I did some research and discovered that in the state of California, he has the right to Medical Aid in Dying (MAID) and that I would come and help him pursue that option. I advocated for this course of action because it is simple, peaceful, and he can do it whenever he is ready via his feeding tube without being stressed about his closing window of physical ability to do it “some other way.”

I went to California and spent about a month with him, I committed to staying until he had his prescription. I read the full legislative act multiple times and we started to contact his doctors.

Here’s the full text from the legislature (actually a short read).

I advised him to keep his request short and direct, and to tell his doctors that he “wanted to exercise his right as a resident of California to request and receive Medical Aid in Dying due to his terminal condition.” We did the phone calls, and emails, he has several doctors at this stage in his illness.

His own Primary Care physician refused to be the “attending physician” – this is the doctor who actually writes the prescription. He claimed he “couldn’t due to his insurance.” I knew this was not likely to be true, but in the end I got him to agree to be the “consulting physician” if I got another physician to be the attending. Progress.

His neurology team at a local hospital curtly replied to his email and then ghosted us. I had no idea what to do. Then I thought of Reddit.

The ALS Reddit group gave me everything I needed to succeed, and I just wanted to reiterate some of the best advice I got in my original request for help, and some more information.

My original thread on reddit is available here.

There were two helpful links shared, but by far my savior in this endeavor was an organization called “End of Life Choices California.”

They took my initial call, and then assigned a really wonderful volunteer to my case. They wrote documents for me advising me what language to use with our doctors, and ultimately put us in touch with physicians who were willing to be the attending physician. This was key.

My volunteer then called me every couple of days, not just for logistical advice, but to check in on me and how I was doing, and brought up topics that hadn’t even occurred to me about how I might spend my remaining time with my dad. She did a perfect job for me, and after a few weeks, we got my dad his prescription. The feeling of relief was palpable, for everyone involved, especially my dad.

The second reason I’m writing this post: I told End of Life Choices that I learned about them on Reddit and they wanted me to pass this message along:

We would appreciate it very much if you want to tell the Reddit readers that you worked with a very helpful volunteer with End of Life Choices California.

Our website: www.endoflifechoicesca.org

Our phone number: 760.636.8009

This was a stressful and bureaucratic process. End of Life Choices helped me so much. I hope that everyone in California who has ALS or any terminal illness and wants to exercise their right to die on their own terms is lucky enough to give them a call.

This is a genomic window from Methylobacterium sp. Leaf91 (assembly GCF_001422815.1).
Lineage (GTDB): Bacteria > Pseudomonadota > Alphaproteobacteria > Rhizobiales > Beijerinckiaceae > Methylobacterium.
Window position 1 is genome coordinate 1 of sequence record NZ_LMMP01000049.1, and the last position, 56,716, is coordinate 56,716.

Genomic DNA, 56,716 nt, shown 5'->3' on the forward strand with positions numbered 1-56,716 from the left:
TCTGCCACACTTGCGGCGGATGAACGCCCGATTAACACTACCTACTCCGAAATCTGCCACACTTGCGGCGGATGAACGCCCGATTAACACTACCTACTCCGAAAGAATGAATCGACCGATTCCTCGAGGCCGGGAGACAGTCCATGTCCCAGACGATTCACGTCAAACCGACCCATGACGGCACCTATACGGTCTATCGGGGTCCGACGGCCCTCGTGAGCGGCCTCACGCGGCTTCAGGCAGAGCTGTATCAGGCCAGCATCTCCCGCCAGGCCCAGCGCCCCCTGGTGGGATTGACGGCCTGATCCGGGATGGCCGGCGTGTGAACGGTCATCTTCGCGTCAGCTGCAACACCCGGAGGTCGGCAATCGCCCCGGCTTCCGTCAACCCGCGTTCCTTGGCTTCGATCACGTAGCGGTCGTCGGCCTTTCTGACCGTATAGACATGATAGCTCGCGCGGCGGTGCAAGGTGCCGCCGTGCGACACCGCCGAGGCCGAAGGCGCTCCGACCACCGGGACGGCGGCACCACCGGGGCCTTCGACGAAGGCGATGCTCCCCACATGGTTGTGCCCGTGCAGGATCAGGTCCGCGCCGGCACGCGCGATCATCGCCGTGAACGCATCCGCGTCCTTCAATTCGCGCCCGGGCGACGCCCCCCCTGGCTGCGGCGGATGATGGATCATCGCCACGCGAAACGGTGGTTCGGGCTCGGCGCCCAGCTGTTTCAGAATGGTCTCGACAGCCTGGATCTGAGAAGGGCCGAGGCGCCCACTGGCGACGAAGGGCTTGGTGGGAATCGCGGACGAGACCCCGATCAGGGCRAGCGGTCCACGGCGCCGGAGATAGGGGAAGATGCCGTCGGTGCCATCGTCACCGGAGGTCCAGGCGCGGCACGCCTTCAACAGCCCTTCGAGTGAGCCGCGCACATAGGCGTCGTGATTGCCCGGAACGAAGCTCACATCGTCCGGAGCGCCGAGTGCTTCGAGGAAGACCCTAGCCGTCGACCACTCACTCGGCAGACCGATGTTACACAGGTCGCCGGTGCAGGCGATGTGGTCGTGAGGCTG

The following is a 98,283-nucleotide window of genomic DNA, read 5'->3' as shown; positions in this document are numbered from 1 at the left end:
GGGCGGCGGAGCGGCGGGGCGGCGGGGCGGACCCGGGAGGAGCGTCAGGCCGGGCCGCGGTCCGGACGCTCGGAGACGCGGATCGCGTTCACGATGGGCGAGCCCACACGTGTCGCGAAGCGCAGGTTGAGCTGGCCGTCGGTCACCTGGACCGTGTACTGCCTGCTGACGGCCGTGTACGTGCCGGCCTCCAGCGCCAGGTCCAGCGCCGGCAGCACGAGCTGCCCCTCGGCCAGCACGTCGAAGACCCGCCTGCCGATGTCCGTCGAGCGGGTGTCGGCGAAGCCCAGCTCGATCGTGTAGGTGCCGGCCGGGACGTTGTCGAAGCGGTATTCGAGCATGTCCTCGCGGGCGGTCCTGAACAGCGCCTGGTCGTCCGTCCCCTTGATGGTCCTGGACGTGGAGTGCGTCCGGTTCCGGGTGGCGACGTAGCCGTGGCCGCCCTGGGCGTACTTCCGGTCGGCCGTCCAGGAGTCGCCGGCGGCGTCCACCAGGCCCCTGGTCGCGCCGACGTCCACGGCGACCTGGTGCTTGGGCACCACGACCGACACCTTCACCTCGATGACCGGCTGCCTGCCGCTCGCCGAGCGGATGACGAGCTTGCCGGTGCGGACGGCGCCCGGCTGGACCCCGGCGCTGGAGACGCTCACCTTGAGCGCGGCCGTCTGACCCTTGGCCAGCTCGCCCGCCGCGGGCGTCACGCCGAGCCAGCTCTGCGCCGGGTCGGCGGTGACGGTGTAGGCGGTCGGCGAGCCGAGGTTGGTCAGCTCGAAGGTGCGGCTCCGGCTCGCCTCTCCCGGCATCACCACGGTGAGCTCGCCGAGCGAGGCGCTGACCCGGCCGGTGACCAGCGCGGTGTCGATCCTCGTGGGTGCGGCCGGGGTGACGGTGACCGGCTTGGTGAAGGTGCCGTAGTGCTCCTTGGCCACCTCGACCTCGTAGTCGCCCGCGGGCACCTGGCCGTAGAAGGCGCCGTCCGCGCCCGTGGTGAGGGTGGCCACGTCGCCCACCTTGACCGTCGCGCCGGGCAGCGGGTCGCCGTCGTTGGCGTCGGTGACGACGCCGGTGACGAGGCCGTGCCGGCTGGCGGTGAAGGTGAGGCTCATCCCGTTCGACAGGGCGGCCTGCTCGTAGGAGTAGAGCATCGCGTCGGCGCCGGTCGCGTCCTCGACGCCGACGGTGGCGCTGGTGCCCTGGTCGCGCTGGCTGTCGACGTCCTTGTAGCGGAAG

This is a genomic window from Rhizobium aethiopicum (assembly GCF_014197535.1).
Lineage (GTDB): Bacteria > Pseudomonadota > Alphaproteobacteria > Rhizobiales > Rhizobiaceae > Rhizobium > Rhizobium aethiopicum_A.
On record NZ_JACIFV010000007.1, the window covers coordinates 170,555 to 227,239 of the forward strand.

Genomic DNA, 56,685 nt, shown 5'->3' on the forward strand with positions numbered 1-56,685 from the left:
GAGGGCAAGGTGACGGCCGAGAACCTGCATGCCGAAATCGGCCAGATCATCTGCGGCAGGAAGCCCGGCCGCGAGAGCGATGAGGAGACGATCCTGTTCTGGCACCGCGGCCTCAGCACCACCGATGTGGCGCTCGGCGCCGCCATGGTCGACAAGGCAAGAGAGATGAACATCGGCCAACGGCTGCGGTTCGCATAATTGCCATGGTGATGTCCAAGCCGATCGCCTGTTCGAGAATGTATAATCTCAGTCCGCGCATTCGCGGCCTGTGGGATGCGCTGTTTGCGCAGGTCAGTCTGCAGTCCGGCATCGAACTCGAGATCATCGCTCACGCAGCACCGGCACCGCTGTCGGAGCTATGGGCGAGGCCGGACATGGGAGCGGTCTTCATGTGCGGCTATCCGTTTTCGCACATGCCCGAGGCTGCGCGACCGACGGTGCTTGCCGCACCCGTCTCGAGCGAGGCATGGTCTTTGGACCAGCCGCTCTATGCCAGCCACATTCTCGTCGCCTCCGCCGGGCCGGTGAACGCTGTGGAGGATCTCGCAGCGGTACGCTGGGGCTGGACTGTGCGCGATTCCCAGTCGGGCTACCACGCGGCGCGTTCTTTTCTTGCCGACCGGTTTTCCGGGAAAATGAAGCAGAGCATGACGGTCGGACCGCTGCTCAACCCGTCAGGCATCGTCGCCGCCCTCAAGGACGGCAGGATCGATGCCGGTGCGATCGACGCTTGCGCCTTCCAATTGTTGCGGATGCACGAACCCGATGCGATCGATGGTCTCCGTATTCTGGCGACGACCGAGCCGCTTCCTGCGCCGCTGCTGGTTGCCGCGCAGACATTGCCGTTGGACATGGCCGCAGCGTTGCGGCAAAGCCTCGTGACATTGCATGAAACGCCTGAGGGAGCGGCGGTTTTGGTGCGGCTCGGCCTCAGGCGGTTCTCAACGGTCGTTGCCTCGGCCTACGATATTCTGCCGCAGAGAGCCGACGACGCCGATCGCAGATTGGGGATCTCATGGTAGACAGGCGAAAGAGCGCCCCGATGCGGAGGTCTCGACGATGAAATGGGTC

Again, thank you all 🙂

My First Death

I don’t mean that I saw the bright light at the end of the tunnel and came back to the big metal table.
I’m not writing about my childhood dog, Brandy. 

I’m not referring to my first funeral. 

I mean the woman in her 70’s who took her last breath with me by her side. Voluntarily. 

She chose to use Medical Aid in Dying

A couple of days before we entered shelter-at-home because of the global coronavirus pandemic, I sat with an End of Life Choices California (EOLCCA) client who chose to use MAID (Medical Aid in Dying) to end her suffering and end her life. And although I tossed the idea around of waiting for a better time to write and publish this blog post, I realized there couldn’t be a better time. In these days of pandemic, when folks normally might shy away from the conversation, the very topic of death is on everyone’s mind. The statistics will become names and someone you know will possibly die.

He would joke about calling Dr. Kevorkian

I have a large family and was exposed to death at a very early age with many traditional Catholic funeral masses for grandparents, aunts, uncles, cousins, and Mom and Dad. My mother died when I was 8 years old from lung cancer and my father died of ALS in 1993, when I was 22 years old. There is no cure for ALS and it is fatal, with most patients dying between 2 -5 years of diagnosis. Dad would joke about calling Dr. Jack Kevorkian, the doctor who assisted people with acute medical conditions to end their lives. But you also might remember that Dr. Kevorkian was in and out of trouble with the law during those years so it was really just a fleeting thought, more of a joke that Dad would use to make light of the heavy situation. Would he have actually gone through with something like that if it had been a legal option?  I will never know the answer, but I’m sure the choice would have been comforting as his body and quality of life completely deteriorated while his mind was perfectly intact.